It remains unknown who precisely was responsible for the bombing of the US convoy. An Israeli provocation cannot be excluded. Even if there was no direct Israeli involvement, it is the constant provocations carried out by Tel Aviv with the support of Washington—including raids into Syria and Rafah, its building of a separation wall around the West Bank, the continual bulldozing of houses, and the recent illegal deportation of 15 Palestinians from the West Bank to Gaza—that has inflamed the passions of the Palestinian population and created the climate in which such an attack could take place.
The Israeli administration is seeking all-out war with the Palestinian Authority in pursuit of its goal of a “Greater Israel,” and has laid blame for the bombing squarely with Yasser Arafat. The White House and the European Union have followed suit.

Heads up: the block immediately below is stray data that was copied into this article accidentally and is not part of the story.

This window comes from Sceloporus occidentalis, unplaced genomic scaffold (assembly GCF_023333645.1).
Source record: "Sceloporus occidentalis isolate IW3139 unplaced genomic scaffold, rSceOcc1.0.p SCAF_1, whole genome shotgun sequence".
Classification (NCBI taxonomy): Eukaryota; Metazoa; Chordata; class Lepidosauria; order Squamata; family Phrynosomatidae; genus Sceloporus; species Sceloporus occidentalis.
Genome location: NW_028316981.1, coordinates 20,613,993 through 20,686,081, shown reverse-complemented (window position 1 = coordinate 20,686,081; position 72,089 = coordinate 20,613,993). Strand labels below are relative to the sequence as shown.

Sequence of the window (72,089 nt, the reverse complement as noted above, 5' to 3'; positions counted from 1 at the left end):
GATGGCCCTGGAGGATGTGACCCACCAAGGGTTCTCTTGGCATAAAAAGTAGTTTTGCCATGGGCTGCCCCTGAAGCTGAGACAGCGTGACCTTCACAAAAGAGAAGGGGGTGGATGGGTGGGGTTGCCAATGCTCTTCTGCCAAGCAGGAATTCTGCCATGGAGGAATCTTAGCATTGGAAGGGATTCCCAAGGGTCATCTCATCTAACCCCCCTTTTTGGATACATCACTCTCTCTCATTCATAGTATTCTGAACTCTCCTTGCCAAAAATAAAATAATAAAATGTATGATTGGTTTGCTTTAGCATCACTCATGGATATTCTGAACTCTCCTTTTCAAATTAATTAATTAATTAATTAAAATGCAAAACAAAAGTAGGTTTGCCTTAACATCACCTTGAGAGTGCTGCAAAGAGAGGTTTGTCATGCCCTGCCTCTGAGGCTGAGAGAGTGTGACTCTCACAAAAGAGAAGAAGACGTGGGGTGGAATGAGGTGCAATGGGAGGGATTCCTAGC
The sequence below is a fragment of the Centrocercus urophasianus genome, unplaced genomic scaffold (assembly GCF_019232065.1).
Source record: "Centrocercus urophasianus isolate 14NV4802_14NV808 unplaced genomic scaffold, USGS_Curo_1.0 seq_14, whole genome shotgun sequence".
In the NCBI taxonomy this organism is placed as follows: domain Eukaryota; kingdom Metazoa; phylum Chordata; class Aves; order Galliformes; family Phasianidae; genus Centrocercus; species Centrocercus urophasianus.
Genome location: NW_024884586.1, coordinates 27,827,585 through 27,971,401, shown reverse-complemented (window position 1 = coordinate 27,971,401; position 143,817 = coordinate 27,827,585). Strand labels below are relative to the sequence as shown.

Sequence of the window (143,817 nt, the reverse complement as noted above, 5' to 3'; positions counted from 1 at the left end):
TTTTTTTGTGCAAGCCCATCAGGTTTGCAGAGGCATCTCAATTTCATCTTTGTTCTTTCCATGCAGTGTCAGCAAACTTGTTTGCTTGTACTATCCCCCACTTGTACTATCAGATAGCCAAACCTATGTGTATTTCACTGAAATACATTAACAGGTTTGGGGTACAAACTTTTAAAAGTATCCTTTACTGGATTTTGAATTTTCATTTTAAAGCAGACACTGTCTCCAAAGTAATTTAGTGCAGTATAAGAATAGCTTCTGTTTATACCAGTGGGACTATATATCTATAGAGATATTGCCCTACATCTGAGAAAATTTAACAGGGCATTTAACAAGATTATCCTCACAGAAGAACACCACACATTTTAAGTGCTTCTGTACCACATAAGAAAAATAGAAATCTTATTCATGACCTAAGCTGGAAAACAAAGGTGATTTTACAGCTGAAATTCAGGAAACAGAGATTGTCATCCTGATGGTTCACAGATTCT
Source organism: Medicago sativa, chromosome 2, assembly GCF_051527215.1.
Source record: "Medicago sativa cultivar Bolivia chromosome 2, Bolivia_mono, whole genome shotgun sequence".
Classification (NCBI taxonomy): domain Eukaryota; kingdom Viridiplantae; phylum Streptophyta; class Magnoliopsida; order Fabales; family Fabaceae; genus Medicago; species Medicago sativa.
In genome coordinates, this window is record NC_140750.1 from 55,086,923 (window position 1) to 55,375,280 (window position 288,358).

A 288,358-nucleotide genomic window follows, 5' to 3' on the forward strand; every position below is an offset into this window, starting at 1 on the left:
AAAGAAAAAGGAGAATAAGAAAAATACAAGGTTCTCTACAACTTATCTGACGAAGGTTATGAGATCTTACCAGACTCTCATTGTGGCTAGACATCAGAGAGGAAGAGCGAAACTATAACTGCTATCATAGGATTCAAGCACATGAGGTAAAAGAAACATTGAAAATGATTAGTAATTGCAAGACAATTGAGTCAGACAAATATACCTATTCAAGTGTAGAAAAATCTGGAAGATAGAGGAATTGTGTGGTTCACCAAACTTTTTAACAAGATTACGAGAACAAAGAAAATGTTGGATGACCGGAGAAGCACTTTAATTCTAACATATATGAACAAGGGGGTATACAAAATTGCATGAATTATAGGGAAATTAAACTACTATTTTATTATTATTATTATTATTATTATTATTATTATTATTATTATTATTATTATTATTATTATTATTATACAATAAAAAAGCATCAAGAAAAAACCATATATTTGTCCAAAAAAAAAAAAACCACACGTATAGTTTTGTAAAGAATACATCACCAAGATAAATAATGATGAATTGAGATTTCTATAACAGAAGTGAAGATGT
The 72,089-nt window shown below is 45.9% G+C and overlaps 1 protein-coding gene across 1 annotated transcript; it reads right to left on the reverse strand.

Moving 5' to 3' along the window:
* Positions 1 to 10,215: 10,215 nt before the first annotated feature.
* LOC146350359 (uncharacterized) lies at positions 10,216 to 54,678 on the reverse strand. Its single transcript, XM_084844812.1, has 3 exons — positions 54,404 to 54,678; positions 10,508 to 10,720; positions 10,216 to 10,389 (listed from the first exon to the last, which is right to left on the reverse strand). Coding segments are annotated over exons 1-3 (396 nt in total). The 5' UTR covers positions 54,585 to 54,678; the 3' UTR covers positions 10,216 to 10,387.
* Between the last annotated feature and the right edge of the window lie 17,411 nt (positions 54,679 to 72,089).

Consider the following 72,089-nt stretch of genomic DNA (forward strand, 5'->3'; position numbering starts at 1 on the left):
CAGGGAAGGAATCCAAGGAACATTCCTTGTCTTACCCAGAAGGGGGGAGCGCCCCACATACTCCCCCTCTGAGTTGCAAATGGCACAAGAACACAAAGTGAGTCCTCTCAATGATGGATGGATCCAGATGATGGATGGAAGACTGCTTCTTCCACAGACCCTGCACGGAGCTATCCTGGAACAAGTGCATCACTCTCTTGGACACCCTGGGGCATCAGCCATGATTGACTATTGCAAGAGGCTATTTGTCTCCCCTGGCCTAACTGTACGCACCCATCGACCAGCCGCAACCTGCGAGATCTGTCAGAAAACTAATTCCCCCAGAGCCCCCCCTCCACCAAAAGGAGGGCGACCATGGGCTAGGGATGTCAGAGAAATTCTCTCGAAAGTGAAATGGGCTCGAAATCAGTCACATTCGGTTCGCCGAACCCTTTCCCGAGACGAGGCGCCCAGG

President George W. Bush pointed to the “failure to create effective Palestinian security forces dedicated to fighting terror” and the need for “an empowered prime minister who controls all Palestinian forces—reforms that continue to be blocked by Yasser Arafat.”
US Secretary of State Colin Powell, meanwhile, accused the perpetrators of “killing the dreams of the Palestinian people.”
In reality, the PA is in no position to control militant Palestinian elements whose ranks are growing daily. The discrediting of the PA suits Sharon, who is keen to stoke up tensions in the region.